Hope Afield holds open house

Published 3:28 pm Tuesday, January 31, 2023

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Hope Afield is a center for at-risk children located just north of Greenville in an ideal country setting on Old Stage Road.

It was built by love, for love.

Ken and Jan Kilpatrick have worked in ministries all their lives.

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When they lived in Montgomery, they had a program similar to the one they began here.

In Montgomery, they ran their program in the housing projects; teaching the same lessons they brought with them to Greenville.

“We had a program we started back in 1994. We worked with at-risk kids. We closed it down in 2016 to move back to Greenville,” Ken Kilpatrick said.

Their farm here covers several acres.

“We decided if we were going to turn the farm into a place that could help young people and their families, we needed to get down there,” Kilpatrick said.

So they moved back to their hometown and started planning.

“We started raising money for this right before the pandemic,” Kilpatrick said.

But the pandemic slowed everyone down. 

Once the worst of it was over, they were able to turn their vision into reality with the building project that came to be known as Hope Afield.

Children are referred to Hope Afield in hopes of helping them get established on the right track.

“We get children from the educational system, from the judicial system, law enforcement and even churches,” Kilpatrick said.

He added that most of the children come from single parent homes, and have no father influence in their lives.

“Some of them have gotten into a little trouble and some of them haven’t,” Kilpatrick said.

But that doesn’t matter at Hope Afield.

“This is a place to learn how to work through your problems,” Kilpatrick said.

The children that come there get a chance to work with horses, goats, chickens, and dogs.

They have an opportunity to care for and ride horses. They tend to the goats, chickens and dogs. Taking care of the animals is a large part of the program.

The children also can explore the hiking trails, go camping and fishing.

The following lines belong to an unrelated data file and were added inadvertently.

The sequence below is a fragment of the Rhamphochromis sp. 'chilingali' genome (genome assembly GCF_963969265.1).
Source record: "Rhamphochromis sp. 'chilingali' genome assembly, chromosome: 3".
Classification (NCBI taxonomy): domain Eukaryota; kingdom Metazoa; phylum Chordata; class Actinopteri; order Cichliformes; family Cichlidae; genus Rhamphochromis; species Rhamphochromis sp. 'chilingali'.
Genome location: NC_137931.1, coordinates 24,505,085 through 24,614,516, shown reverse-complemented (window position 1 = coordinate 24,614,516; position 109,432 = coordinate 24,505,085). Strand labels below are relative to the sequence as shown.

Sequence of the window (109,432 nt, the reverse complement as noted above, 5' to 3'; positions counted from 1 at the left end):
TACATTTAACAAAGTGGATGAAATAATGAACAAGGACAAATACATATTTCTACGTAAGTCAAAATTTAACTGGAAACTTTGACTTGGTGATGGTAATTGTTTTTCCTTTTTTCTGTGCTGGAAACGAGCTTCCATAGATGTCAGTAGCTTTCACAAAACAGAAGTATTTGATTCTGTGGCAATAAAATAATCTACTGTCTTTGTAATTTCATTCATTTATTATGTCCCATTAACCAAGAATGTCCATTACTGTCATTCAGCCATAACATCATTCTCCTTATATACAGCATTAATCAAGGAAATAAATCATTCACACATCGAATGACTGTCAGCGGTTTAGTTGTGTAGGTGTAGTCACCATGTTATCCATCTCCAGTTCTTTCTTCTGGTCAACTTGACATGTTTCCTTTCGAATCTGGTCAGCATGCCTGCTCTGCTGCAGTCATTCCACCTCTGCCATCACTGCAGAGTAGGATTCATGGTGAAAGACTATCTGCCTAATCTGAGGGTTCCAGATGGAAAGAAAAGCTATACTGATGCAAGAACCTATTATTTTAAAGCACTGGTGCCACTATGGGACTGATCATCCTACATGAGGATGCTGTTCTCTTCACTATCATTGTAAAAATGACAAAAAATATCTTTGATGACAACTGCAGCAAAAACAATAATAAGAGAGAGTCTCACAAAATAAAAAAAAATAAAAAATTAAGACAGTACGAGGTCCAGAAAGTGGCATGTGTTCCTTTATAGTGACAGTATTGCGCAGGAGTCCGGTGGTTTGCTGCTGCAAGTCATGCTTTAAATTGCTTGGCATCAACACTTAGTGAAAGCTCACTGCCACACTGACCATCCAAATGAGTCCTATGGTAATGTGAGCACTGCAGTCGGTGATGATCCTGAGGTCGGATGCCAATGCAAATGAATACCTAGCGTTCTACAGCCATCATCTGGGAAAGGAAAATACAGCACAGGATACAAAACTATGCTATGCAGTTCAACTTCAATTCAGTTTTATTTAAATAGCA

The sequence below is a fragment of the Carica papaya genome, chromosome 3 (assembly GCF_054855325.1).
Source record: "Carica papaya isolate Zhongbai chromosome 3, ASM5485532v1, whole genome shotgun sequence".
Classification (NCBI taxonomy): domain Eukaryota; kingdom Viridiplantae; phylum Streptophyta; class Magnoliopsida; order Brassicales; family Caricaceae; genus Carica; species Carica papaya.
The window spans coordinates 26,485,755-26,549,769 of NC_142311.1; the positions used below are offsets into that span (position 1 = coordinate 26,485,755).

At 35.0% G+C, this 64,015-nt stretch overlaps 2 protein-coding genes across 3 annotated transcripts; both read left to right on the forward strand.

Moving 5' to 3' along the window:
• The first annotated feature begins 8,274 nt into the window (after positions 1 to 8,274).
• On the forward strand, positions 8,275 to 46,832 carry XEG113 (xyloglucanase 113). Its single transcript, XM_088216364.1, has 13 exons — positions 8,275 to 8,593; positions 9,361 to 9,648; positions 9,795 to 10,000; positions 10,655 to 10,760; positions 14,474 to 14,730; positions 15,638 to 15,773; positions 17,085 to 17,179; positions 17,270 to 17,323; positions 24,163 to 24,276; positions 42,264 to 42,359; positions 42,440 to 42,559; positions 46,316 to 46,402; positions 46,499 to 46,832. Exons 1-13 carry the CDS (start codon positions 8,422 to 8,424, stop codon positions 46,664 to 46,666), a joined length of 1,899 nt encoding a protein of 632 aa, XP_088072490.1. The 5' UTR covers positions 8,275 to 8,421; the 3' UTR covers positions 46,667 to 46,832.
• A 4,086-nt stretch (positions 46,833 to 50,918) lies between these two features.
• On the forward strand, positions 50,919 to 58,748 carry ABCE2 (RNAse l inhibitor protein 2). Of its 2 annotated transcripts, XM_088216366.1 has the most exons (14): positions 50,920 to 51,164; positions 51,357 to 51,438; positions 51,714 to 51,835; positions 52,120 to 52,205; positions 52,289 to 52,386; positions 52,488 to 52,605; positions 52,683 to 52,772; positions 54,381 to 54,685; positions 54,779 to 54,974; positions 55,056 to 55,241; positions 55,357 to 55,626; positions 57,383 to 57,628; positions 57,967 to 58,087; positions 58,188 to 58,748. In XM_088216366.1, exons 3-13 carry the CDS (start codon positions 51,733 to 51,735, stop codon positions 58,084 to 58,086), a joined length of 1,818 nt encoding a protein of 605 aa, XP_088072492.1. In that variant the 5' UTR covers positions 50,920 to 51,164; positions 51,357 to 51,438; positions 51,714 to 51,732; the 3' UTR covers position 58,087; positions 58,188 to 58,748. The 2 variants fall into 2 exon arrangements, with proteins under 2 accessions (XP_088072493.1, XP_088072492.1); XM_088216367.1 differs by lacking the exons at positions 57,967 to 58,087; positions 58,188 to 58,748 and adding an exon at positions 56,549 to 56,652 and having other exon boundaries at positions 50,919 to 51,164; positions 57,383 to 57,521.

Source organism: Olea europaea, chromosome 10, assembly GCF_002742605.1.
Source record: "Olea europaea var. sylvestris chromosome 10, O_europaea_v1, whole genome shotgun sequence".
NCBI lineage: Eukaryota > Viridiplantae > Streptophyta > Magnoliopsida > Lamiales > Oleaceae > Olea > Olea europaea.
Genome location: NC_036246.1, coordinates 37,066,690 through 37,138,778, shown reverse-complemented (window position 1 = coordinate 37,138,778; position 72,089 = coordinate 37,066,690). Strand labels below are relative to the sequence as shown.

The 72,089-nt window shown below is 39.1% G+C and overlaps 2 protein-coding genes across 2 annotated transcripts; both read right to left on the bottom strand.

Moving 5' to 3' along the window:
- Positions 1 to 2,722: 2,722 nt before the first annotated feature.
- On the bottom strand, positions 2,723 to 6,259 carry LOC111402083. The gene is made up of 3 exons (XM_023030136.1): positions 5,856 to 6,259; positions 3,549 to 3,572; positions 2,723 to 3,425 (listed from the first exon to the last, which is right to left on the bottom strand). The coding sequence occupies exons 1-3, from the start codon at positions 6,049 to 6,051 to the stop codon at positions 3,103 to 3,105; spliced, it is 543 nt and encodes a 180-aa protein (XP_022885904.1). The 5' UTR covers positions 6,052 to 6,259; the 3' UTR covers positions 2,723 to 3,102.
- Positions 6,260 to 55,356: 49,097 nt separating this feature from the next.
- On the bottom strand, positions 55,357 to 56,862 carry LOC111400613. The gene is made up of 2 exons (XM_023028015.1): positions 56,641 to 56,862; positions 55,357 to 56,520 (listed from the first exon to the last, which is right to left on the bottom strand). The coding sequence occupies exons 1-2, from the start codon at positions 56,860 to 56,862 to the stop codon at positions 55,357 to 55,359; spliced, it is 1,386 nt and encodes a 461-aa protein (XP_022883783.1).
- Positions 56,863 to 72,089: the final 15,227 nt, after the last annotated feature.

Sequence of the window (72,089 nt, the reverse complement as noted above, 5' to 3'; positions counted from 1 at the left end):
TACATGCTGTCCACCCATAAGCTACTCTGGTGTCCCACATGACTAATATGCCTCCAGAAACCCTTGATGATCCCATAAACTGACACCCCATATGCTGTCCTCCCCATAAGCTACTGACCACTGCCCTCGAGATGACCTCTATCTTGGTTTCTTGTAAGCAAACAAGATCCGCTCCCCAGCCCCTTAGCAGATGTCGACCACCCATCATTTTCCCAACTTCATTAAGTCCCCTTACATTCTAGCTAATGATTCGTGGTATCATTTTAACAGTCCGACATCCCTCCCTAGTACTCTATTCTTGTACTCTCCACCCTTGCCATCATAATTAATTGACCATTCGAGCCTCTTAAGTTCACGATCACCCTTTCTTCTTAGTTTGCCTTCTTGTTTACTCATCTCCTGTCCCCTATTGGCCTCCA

There is even time for craft projects and gardening.

Three principles are taught to the children who come to Hope Afield: how to work; how to play; and how to live.

The Kilpatricks work hard to teach these children life skills, and some of the things that they may be missing in their lives.

“We help them build character,” Kilpatrick said.

Every Tuesday afternoon, the children gather at Hope Afield and Kilpatrick gives them a service project to work on.

“Their projects could be cutting the grass or picking up sticks,” Kilpatrick said.

That’s the work part.

After that, the kids can play a variety of games that most kids play who have been raised on a farm.

That’s the play part.

“We try to teach them some life skills and character building skills. We do this with team building and team games,” Jan Kilpatrick said. “We’re excited to see the growth of the children who come out here.”

It never ceases to amaze them how a child will eventually open up to them.

Kilpatrick said fishing builds trust.

“You have to build trust with these children for them to open up to you and tell you what’s going on in their lives,” Kilpatrick added.

Hope Afield runs on trust and love.

“This whole facility was built by donations,” Kilpatrick said.

Corporate sponsors, individuals and even churches have worked together to help the Kilpatricks realize their dream of making a safe, secure place for children to learn, grow, and become everything they were meant to be.

For more information on Hope Afield visit www.hopeafield.com.